Tuolumne County

Yosemite explorations, authentic Gold Rush Country discoveries and High Sierra adventures in one place

Sonora, California, – Outdoor fun continues into the fall season in Northern California’s Tuolumne County. Located just about 2 hours from Placer County and the Sacramento region, the destination is home to High Sierra adventures filled with fall foliage, immersive Gold Rush Country history lessons, and a chance for visitors to enjoy Yosemite National Park without the crowds.

Discover six reasons why Tuolumne County should be on your travel list this fall.





1 – View Fall Foliage

Get those cameras ready for some High Sierra fall colors with a road trip on the seasonal High Sierra Loop. Head up Highway 108/Sonora Pass to see the aspens turn a new leaf, catch the sight of unique rock formations, and take in the sheer beauty of the mountains. Trade-in those four wheels for four legs with horseback riding at Aspen Meadows or Kennedy Meadows Pack Stations for additional sightseeing.

Wind down Highway 108, cut across Highway 395 and continue to trek toward the High Sierra on Highway 120/Tioga Pass. This pass climbs up nearly ten thousand feet in elevation, making it the highest mountain pass in California. Watch summer fade into fall at Yosemite National Park, as the pass goes right through it, offering sweeping views of Tuolumne Meadows. Local tip – these passes will eventually close due to winter snow, so be sure to take advantage of this scenic road trip this fall.

Downtown Sonora Callifornia

2 – Enjoy Less Crowded Yosemite

More than half of Yosemite National Park is located within Tuolumne County. Summer offers epic hikes, but the fall season in Yosemite National Park welcomes low temperatures and fewer crowds. These conditions along with the turning leaves make for perfect hiking and sightseeing opportunities. Make sure to visit the Hetch Hetchy area of Yosemite, as this hidden gem is the only entrance in the park that doesn’t require a reservation, and has one of the longest hiking seasons of any of the park attractions. Want to focus on exploring and avoid driving entirely? Take the Yosemite Area Regional Transportation System (YARTS) bus.

3 – Take to the Trails

Tuolumne County offers hundreds of breathtaking trails to choose from. Take advantage of the “Trail Heads” program to help navigate the abundance of options and keep score this fall. The program includes a downloadable map of the top 12 trails in Tuolumne County, a landing page with an expanded interactive map of trails and the ability for visitors to earn badges as they complete trails.

Prefer to have someone show you the way or enjoy a custom experience without the planning? Local tour guides such as YExplore Yosemite Adventures or Echo Adventure Cooperative can lead you through the best of Tuolumne County. Backpacking, nature walks and photography tours – all personalized and hassle-free.

4 – Immerse in History

horse carriage ride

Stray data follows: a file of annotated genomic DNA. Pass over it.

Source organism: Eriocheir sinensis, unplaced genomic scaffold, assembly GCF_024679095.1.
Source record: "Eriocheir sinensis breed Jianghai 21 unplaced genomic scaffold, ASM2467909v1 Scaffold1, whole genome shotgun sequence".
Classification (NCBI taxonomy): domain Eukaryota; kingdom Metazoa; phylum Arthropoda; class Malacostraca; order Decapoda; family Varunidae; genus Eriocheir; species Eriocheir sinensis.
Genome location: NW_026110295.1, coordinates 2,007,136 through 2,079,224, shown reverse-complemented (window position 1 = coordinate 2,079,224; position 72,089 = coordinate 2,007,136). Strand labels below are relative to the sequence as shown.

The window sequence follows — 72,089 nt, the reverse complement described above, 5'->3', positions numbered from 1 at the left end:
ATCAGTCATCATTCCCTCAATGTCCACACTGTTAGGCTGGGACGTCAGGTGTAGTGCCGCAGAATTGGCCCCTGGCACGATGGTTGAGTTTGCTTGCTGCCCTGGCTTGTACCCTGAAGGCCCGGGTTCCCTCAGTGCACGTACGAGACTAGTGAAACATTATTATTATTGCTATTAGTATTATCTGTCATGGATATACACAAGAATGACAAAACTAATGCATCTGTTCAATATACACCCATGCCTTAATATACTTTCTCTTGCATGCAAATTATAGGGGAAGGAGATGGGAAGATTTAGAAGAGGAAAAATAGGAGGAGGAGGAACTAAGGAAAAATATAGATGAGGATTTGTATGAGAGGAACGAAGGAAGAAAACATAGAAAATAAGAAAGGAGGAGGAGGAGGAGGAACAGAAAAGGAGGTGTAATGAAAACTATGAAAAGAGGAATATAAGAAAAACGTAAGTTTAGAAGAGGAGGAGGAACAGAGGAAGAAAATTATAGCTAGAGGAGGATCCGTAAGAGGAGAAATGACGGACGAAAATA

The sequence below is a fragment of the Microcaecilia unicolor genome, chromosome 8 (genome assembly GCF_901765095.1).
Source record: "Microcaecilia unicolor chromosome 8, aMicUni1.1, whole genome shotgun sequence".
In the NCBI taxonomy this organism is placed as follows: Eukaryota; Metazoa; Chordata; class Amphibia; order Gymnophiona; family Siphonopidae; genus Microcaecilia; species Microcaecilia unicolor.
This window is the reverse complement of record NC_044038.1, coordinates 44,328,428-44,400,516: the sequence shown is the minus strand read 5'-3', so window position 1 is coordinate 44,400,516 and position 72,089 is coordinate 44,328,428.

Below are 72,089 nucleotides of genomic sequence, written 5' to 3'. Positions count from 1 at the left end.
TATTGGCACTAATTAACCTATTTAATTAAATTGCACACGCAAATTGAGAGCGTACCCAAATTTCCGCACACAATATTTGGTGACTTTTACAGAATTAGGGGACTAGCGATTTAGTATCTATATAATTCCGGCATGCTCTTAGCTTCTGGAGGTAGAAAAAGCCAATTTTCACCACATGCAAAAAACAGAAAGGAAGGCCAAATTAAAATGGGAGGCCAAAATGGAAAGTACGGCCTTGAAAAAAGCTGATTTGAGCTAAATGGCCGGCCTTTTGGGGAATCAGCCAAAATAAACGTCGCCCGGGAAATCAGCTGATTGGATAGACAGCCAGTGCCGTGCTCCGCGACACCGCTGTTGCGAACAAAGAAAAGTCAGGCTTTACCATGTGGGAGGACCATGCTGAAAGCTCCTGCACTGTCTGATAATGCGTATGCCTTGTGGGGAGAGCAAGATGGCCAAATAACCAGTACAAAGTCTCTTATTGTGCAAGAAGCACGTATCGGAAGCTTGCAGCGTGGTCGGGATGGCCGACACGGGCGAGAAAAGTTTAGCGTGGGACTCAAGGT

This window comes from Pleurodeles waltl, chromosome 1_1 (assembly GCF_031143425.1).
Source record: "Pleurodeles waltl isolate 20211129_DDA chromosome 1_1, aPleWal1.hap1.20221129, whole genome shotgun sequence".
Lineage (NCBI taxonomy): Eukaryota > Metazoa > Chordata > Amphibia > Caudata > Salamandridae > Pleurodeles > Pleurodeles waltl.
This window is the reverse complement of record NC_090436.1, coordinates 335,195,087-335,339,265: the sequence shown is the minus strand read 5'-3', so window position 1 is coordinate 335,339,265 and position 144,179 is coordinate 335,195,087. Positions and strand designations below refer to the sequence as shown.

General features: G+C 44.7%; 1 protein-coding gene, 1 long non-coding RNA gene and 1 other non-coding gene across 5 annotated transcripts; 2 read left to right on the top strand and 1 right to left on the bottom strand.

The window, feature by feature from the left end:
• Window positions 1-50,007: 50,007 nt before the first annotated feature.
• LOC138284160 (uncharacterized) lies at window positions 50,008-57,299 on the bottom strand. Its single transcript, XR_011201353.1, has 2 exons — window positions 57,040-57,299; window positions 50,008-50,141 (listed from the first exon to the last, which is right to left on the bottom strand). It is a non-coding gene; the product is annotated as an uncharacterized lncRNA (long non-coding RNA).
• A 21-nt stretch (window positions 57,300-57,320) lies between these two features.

Back-to-school vibes are almost here, and Tuolumne County has a rich Native American history and Gold Rush heritage to facilitate immersive learning.

Witness colorful foliage taking over Columbia State Historic Park, known as the best-preserved Gold Rush town in California. Catch a ride on an authentic stagecoach, order a cold, locally made sarsaparilla soda in a Western-style saloon, or feel the heat in a working blacksmith’s forge.

Another interactive piece of history not to miss is Railtown 1897 State Historic Park. The 26-acre park is open daily for tours featuring the active roundhouse complex, belt-driven machine shop, historic locomotives, passenger cars and movie props like smokestacks, headlights and station signs.

History lessons aren’t just for kids. Cheers to a day well spent at the oldest drinking establishment in California, the Iron Door Saloon.

5 – Indulge During Harvest Season

An apple a day during harvest season is another must do, and you can get just the perfect ones in Tuolumne County.

Cover’s Apple Ranch is the ultimate fall destination for the whole family, offering miniature train rides, a gift shop, visits with farm animals, and, of course, all things apple – apple nut bread, apple pie, hot hand-pressed spiced cider and more. Cover’s Apple Ranch also offers educational programs to teach children how an apple pie is made from seed to oven.

Fifth-generation candy store, Nelson’s Columbia Candy Kitchen, serves fresh dipped candied apples, which are cooled during preparation on marble tables that are over 100 years old.

Indigeny Reserve is another destination for apple lovers, but in a form of hard cider, flavored brandy and vodka. Spend an afternoon relaxing at this family-owned and operated distillery set amongst beautiful organic apple orchards on a 160-acre nature retreat with picnic areas, hiking trails and park-like settings.

6 – Get Cozy

As the evening air crisps, snuggle in one of Tuolumne County’s charming lodging properties. Get an uber-local experience at a quiet bed-and-breakfast such as the newest, yet historic, Royal Olive Manor, pamper yourself at one of the resorts such as Rush Creek Lodge or get into the Halloween spirit at the Groveland Hotel for a chance to meet Lyle, a gold-mining ghost who has lived in the hotel for the past 100 years.

Create your Own Adventure!

This is just a snapshot of why Tuolumne County belongs on your fall travel bucket list. Explore other things to do, lodging properties, outdoor activities, restaurants, shopping and more at VisitTCToday.com.

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